If you're trying to value your practice accurately and fairly, you need to rely on all the resources at your disposal. Outside consultants and a practice analysis tool like Truelytics can help you understand and shape your practice for the waiting eyes of a buyer.
While there are a variety of means to assess the value of your business, either to prepare it for sale or analyze it for management and operational efficiency, the general approach to doing so remains quite straightforward.
No matter where you are in the practice valuation process, you will need to be intimately familiar with EBITDA -- earnings before interest, taxes, depreciation and amortization -- a financial measure of a business's operating performance. The more you know about the EBITDA valuation model the better, and the easier it will be to determine the value of your financial planning or wealth management practice.
The EBITDA valuation model often gets a bad rap in the financial industry, but in many ways that reputation is ill-deserved. When properly used, the EBITDA model can provide a true picture of efficiency and profitability, and an accurate value, for a practice.
At the same time, the EBITDA valuation model can be, and often has been, misused and downright abused. Like any tool, EBITDA is only as good as the individual who uses it. That may be why some critics have complained that this popular valuation model often produces results that are inaccurate or even dangerously misleading.
One of the biggest problems with the EBITDA valuation model is that it is sometimes confused with cash flow. This is a misapplication of the EBITDA valuation model, and it should be avoided at all costs.
Before we can explore the good, the bad, and the ugly of the EBITDA valuation model, we must first understand how it is used to calculate the value of a practice. In order to use the EBITDA calculation, you simply take the net income of the practice and add back interest, tax, depreciation, and amortization expenses.
The idea behind the EBITDA valuation model is that this relatively simple calculation can be used to analyze the operating profitability of the practice before taking into account non-operating expenses like interest and non-cash charges like depreciation.
One of the most common criticisms of the EBITDA valuation model is that eliminating important factors like interest, depreciation, taxes, and amortization can provide a misleading picture of the business and its profitability. Under the EBITDA model, even unprofitable practices can look pretty good.
Even more troubling, the EBITDA method of valuing companies has often been abused, most notably during the dot-com boom and bust of the late 1990s and early 2000s. Under that generous valuation model, dot-com firms that had no earnings and clearly limited prospects for growth and even survival were often valued at enormous sums. When the house of cards came crashing down and the real (zero) value of those companies was revealed, the EBITDA model took another serious hit.
Given how easy the EBITDA method is to manipulate and its somewhat checkered history, many in the financial services industry prefer to use operating cash flow as a proxy for value. When properly used, operating cash flow can provide a truer picture of the profitability, and ultimately the fair market value of a financial planning or wealth management practice.
Under the operating cash flow model, the main consideration is how much free cash the practice generates. Since it adds in non-cash charges like depreciation and amortization back to the net income and includes changes in working capital that use and generate cash, like inventories and payables, this model is often the preferred method of valuation.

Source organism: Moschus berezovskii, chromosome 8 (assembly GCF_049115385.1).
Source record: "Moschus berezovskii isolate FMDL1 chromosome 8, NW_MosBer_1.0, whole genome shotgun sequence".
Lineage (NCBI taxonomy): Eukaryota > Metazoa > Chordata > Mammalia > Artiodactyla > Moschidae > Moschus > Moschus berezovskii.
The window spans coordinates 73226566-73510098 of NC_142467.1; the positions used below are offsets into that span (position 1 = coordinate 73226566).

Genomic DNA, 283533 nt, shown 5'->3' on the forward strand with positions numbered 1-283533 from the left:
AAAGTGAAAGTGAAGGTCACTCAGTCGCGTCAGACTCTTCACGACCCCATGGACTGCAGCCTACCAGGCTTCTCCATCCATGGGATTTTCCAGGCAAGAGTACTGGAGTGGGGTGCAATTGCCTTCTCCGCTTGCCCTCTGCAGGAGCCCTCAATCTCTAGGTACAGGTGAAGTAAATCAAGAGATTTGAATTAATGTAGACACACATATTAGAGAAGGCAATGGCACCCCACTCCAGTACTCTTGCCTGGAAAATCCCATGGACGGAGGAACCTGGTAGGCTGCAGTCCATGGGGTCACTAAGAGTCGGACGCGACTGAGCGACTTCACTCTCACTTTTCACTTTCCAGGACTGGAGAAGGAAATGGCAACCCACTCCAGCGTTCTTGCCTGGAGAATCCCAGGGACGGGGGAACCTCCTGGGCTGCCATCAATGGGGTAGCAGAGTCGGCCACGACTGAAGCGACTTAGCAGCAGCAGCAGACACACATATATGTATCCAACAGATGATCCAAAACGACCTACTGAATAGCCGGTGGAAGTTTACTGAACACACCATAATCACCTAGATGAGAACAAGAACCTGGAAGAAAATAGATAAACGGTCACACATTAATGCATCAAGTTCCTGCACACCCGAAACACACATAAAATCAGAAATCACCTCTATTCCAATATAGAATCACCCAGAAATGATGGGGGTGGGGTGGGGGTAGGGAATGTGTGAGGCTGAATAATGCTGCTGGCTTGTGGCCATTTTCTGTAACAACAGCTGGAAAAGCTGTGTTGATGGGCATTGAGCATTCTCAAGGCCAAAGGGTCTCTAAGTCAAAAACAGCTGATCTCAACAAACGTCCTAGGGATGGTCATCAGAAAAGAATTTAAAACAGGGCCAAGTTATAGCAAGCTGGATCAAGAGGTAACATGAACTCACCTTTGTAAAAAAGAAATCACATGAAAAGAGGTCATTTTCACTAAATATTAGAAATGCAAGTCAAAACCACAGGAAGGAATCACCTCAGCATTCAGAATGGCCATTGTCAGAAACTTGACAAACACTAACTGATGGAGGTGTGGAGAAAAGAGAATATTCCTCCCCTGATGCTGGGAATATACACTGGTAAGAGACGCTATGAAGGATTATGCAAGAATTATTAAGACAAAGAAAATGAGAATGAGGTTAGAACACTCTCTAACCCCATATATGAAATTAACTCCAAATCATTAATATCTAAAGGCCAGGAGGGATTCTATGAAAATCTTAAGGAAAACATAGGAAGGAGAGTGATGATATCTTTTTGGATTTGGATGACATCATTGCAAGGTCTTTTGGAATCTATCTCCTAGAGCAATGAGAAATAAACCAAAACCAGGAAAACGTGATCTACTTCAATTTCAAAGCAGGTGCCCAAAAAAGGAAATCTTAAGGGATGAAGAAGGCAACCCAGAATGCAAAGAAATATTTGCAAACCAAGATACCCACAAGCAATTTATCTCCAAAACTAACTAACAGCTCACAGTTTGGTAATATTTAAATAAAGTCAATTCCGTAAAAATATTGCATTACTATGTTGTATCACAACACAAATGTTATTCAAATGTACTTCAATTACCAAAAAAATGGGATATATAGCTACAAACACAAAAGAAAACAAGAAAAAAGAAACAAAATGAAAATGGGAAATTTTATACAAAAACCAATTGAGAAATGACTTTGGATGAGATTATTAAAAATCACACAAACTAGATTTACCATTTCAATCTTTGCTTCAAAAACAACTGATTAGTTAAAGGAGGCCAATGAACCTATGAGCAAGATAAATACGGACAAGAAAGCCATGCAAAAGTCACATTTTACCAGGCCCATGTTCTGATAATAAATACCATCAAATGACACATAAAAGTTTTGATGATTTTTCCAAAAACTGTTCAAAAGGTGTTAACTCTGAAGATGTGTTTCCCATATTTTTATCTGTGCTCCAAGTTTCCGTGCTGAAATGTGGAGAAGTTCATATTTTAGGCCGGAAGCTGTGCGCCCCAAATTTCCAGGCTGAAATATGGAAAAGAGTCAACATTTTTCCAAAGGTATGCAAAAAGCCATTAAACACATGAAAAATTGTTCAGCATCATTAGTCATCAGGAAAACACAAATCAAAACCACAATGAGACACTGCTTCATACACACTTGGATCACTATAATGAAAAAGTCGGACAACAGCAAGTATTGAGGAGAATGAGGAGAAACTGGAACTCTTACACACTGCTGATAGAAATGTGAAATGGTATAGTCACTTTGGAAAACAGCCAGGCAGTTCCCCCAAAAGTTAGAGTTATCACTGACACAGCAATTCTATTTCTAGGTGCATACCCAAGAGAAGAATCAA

Many in the financial industry also feel that the cash flow model provides vital clues to the true worth of a company, clues that the EBITDA can often miss. For instance, the cash flow model can quickly reveal that the company in question is not making money due to lack of sales, something the EBITDA valuation model could easily miss.
The fact that EBITDA has some inherent flaws doesn't mean the valuation model doesn't have its fans. Indeed, it has a number of notable cheerleaders, including many in the financial planning and wealth management industries.
One of the most important benefits of the EBITDA valuation model is that it can be an easy way to estimate the amount of cash flow available for debt repayment and payment for long-term assets like capital equipment. Simply dividing EBITDA by the total required debt repayment lets business owners calculate the debt coverage ratio, simplifying business decisions and making decisions about long-term investments easier.
The cheerleaders also point out that EBITDA was never intended to value unprofitable firms, and in order for the model to be useful, the firm in question must generate real profits. That means that EBITDA can be extremely valuable for old-line firms and companies with a long history of success and profitability.
In such cases, the results generated by EBITDA are likely to be quite useful, helping business owners to make sound decisions that drive future growth. The same benefits can be applied to financial planning and wealth management practices -- using EBITDA to value a profitable practice will likely yield positive results and make everything from tax and estate planning to planning for a sale a lot easier.
In the end, there is no perfect valuation model. Whether you're planning to sell your practice to an outside entity or valuing the firm as part of an ongoing estate planning process, you need to know what the business is really worth. Your practice may be priceless to you, but smart planning means putting a real value on it and its operations. While the EBITDA valuation model has its critics and some legitimate issues, it remains a valuable tool for practice owners.
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